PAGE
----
How often are you the one being attacked because your own love clouds your views of the real situations?


Plans and Banquets [20:18 - 40]


David and Jonathan develop a plan for dealing with Jonathan’s opinions (20:18-23). This plan will determine Saul’s true feelings toward David. By following the plan, David will be proven correct, but in a fashion which allows Jonathan to discover for himself his father’s true attitude about David. David goes into hiding and misses the feast celebrating the new moon. Jonathan defends David’s actions before Saul.

Bitter disappoint frequently comes upon us because we fail to understand the true nature of situations and people. When we have all of the facts and neglect to analyze them properly, our emotions take a battering as they are “corrected.” This must be the state of Jonathan as he deals with his father. David’s absence the first night could be explained by a variety of ceremonial uncleanness. But on the second night, David’s absence caused Saul’s true attitude to appear (20:30).

Rage came over Saul, a rage so uncontrolled that he lashed out not at David, but at Jonathan. Saul curses his son, curses Jonathan’s mother, and accuses Jonathan of siding with the enemy. Jonathan now understands the depth of his father’s hatred for David. Jonathan’s natural inclinations is to defend David. This raises Saul’s wrath and now it is Jonathan avoiding the tip of Saul’s spear (20:30-33)! Needless to remark further that Jonathan hurries to David’s side.

book2102.gif Anger is a strange emotion, one which we all suffer more frequently than any of us will care to admit. James writes that we are to be swift to hear, slow to speak, and slow to anger (James 1:19). Paul writes “be ye angry, and sin not” (Ephesians 4:26). In Saul and Jonathan, we find a wonderful comparison of the two type sides of anger.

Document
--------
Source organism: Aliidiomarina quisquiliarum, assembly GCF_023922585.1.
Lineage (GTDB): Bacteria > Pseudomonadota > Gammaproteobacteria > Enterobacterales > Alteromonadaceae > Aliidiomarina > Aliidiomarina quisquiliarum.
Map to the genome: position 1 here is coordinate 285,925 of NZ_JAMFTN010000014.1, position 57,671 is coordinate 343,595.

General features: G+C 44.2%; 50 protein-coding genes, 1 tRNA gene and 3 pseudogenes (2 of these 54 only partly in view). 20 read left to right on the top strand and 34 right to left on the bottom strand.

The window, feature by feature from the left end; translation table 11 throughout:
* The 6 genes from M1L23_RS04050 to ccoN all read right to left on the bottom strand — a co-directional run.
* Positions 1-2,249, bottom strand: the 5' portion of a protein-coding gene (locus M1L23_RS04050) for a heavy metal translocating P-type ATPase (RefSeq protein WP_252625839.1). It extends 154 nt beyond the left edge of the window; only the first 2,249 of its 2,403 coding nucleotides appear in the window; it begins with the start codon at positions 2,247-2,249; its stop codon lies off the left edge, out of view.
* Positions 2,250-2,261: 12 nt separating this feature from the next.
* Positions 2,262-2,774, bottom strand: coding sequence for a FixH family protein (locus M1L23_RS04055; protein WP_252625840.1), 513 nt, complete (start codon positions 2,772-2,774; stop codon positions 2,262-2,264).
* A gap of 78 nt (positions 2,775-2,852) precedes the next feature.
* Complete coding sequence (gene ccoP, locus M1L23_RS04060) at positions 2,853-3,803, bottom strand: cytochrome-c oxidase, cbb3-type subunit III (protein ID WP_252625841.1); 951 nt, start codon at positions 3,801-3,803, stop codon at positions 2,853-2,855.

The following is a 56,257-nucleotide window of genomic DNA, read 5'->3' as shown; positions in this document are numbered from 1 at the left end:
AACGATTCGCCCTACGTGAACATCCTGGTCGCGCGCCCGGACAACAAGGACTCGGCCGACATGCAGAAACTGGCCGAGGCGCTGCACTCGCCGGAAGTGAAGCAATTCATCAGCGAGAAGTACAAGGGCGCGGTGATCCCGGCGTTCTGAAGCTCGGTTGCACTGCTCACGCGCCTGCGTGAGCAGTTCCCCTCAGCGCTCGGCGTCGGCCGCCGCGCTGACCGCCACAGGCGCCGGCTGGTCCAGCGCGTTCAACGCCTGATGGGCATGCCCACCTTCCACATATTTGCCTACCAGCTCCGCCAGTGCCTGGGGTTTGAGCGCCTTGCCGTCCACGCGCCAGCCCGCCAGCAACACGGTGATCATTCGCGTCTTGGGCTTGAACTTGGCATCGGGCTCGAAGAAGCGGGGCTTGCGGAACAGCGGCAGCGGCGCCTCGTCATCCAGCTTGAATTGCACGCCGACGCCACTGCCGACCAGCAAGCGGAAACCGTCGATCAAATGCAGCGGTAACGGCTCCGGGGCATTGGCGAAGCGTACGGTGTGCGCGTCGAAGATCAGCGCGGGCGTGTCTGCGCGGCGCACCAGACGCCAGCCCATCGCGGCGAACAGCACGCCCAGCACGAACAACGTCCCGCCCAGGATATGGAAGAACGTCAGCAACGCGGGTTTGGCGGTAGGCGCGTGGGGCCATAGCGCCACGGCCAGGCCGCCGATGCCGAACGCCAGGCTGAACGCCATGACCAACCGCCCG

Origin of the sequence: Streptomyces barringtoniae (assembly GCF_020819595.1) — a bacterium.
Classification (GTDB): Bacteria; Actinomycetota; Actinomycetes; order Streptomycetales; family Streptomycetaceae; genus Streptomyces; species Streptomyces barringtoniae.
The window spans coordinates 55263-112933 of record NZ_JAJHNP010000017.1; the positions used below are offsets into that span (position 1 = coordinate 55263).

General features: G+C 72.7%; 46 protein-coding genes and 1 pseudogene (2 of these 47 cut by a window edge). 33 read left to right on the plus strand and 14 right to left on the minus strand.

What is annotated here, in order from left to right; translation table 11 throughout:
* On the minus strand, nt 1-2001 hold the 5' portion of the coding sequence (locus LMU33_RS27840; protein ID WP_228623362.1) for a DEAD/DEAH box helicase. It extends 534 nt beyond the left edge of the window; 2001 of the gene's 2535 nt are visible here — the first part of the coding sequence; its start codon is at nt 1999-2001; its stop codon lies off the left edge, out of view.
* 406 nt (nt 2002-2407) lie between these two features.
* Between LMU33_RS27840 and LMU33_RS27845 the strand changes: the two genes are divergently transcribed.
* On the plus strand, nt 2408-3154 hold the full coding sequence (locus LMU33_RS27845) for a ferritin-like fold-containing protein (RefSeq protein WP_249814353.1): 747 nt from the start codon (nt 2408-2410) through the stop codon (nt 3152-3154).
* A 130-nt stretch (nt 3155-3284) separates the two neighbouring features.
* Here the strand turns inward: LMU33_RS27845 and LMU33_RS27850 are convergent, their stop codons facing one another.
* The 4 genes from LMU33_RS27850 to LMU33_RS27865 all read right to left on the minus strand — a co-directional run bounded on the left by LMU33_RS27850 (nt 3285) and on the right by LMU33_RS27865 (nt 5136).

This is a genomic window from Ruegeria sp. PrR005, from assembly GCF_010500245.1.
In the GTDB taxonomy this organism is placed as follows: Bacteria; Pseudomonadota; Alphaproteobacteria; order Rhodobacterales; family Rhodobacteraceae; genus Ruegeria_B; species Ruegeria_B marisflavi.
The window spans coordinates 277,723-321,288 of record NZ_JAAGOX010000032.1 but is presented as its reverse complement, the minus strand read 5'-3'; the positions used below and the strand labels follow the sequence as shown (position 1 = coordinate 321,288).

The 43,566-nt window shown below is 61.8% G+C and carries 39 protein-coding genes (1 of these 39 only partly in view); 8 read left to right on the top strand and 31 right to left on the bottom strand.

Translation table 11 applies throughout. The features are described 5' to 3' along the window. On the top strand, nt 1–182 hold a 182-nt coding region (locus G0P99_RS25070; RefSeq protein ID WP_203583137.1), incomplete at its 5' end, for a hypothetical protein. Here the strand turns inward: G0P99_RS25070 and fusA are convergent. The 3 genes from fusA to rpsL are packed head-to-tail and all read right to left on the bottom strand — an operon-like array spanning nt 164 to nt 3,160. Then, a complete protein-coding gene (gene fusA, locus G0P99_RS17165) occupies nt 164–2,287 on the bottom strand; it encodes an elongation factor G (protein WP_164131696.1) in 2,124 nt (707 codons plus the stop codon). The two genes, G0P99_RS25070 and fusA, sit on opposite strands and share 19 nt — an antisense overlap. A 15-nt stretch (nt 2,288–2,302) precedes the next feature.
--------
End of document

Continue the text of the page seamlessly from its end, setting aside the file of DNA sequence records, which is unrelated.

Directed at people





Directed at situation





Should Christians get angry?

If so, about what?

Bread “In the Wilderness” [20:41 - 21:6]


God performed His first, great feat for the Nation of Israel with the deliverance of the Israelites out of Egypt. But this experience was mixed with the bitter-sweet training of forty years in the wilderness. The Nation had to learn about themselves and about God. Now David must learn about himself and about God. David is about to enter into his own personal wilderness training. His early actions are like the man who stood under the building construction, only to get hit on the head.

In a story familiar to those who study the discourses of Christ, we find David fleeing to the Tabernacle now situated at Nob (21:1). Ahimelech, Eli’s great-grandson is the high priest. David commences their meeting with a lie and then fails to understand the consequences of his actions and the circumstances. Using trickery, David obtains the shewbread for food and the sword of Goliath for protection. In the process, he forgets about God and His protection, instead resorting to break the law of God in his own fear.


The shewbread, or literally bread of the presence, is commanded by God to be baked by a precise recipe as directed in Exodus 25:30; 35:13 and Leviticus 24:5-9 among other verses. These twelve loaves were baked fresh each Sabbath Day, one for each tribe. The loaves were placed on a table in the Tabernacle before the face of God. The old loaves went to the priest who had to eat them in the holy place because they were “most holy.”



Christ discusses this episode in the life of David in Matthew 12:1-8 and parallel passages. Review the Matthew passage and consider whether or not Christ approved of the actions of:




ole58.gif First Samuel, like all of the Old Testament is seeped in the traditions of the ceremonial law given Moses in the wilderness. To what extent are Christians obligated to observe such laws today? Why?